Moran’s modified-V running surface (with semicircular prop pockets) did a nice little balancing act, too. Average top speed was a rousing, un-trawlerish 32.1 mph in seas measuring one foot or less. But then, at close to hull speed (approximately 11.4 mph, or 10 knots), the 59 produced a .88-mpg running efficiency, a figure that generates a range of more than 1,000 miles. “Versatile boat,” I noted to Crouch at one point, “what with speed and economy on the docket.”
Getting situated at Key Largo’s Ocean Reef Club at high noon went pretty slickly. We did a starboard-side tie-up that was both fast and facile thanks to big props, an excellent view of the stern through the saloon from the lower station, a Side-Power electric bow thruster, and, for effortless deck checking, optional Freeman wing doors in the wheelhouse. Once we got our lines tweaked, Crouch and I hit the last lick of the day: a tour of the 59’s teaky, three-stateroom, three-head interior.
Elegance and practicality were the watchwords. On the lower deck, the 59’s full-beam master offers a large island berth and an en suite head with separate shower stall. While the look is understated, the emphasis on stowage isn’t—I counted 22 cabinets, drawers, and hanging lockers in the master alone. The forepeak VIP was darn near as sumptuous and, in between, the third stateroom/office, with nearby dayhead and stairwell, made for efficient traffic flow. The finish throughout seemed good, although I’m no fan of the plastic cabinetry latches. Stout? Presumably, but unworthy of a prestigious marque.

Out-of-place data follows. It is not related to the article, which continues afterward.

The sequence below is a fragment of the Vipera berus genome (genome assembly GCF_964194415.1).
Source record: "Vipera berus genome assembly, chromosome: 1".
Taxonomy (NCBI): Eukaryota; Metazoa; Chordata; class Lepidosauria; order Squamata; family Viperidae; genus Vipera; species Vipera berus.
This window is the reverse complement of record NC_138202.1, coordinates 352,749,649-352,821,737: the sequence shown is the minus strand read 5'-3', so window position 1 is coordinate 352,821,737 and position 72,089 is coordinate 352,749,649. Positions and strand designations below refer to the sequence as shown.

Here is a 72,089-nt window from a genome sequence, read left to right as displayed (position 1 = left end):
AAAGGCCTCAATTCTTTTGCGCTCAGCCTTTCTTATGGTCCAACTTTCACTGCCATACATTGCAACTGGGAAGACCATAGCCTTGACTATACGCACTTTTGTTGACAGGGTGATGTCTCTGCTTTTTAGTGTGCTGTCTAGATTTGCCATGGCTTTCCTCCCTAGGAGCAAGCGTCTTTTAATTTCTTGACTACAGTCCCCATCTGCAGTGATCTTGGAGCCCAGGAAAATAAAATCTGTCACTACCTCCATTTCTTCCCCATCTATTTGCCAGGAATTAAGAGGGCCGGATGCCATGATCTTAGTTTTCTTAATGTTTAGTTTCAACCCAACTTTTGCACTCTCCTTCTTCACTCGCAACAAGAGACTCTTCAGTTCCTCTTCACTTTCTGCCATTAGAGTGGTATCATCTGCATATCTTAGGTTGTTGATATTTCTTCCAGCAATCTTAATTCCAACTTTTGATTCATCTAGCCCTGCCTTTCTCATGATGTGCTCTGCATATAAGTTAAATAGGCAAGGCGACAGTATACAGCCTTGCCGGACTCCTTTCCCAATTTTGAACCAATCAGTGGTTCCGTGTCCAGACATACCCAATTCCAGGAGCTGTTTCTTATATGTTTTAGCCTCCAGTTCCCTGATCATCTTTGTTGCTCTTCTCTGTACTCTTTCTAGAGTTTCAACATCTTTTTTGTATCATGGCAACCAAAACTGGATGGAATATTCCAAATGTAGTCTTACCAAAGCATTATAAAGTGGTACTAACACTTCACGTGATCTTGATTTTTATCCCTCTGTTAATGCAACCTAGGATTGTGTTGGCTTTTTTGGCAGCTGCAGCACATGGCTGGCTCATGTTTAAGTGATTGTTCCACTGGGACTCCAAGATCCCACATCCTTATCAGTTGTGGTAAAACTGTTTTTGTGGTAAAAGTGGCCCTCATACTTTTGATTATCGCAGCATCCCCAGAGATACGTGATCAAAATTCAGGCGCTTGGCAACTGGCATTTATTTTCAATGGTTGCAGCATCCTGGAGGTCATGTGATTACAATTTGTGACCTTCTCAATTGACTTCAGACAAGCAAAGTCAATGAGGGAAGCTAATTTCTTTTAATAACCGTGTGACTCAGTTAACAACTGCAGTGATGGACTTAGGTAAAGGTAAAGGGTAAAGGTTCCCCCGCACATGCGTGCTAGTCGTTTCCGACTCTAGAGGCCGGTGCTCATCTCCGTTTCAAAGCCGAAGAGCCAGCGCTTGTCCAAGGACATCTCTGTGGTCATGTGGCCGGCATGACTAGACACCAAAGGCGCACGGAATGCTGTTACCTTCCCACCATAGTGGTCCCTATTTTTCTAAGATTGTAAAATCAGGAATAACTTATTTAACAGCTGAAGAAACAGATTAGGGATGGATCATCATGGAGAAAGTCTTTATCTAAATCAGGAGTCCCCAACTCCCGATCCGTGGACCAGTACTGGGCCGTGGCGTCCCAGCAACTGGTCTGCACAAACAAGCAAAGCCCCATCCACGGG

The 59’s wheelhouse, galley/dinette area, and saloon occupy the main deck, and the ambiance here was slightly different from your Grand Banks of yore. Features like finely crafted joinery and teak-and-holly soles were familiar, but the big flush-fit windows and LCD TV powering out of the starboard credenza were new. And the overhead pass-through hatch between the galley and the flying bridge was cool!
Crouch and I finished up later that afternoon, and in keeping with the natural beauty that had highlighted the whole day, a couple of palm trees framed the test boat when I turned to take one last look. The vision was fetchingly traditional, of course, but a little deceiving.
Given her top-end sparkle, state-of-the-art design, and cruise-comfy, condo-esque layout, the Grand Banks 59 Aleutian RP is an absolutely modern trawler. In fact, given her trendy personality, you might even say she qualifies as New Age!
Grand Banks Yachts (206) 352-0116. www.grandbanks.com.
Gear on Board >> Tough Cookie
With an anodized-aluminum finish and a waterproof case, our Grand Banks 59’s Lofrans Falkon windlass is darn near bulletproof. There’s plenty of pulling power in the 1,500-watt electric motor, the band-type brake nicely governs the chain during freefall, and there’s no maintenance typically required inside the unit. Periodic freshwater rinses should keep things working smoothly.
Imtra (508) 995-7000. www.imtra.com.
Spotlight on | No-Hassle Elegance
Our Grand Banks had teak decks applied by Teak Decking Systems (TDS) using methods that are increasingly popular.
Traditional teaks decks are laid using individual planks, screws, teak plugs, and two-part polysulfide caulking. They look like a million bucks for a while, but eventually the caulking breaks down, in some cases causing leaks and water intrusion.
TDS is a different animal. After taking on-site measurements, deck templates, and photography of a vessel, employees loft fiberglass-backed panels of teak decking at the company’s location in Sarasota, Florida, then ship the panels out for positioning and installation via a modest allotment of screws, a clamping apparatus, or in our test boat’s case, vacuum bagging. What results is a gorgeous teak deck with virtually no pain-in-the-neck screws.
Depending on complexity, the thickness of the teak, and other factors, installation on a new vessel (or an old one with old decking removed and substrates prepared) is roughly $150 to $170 per square foot.
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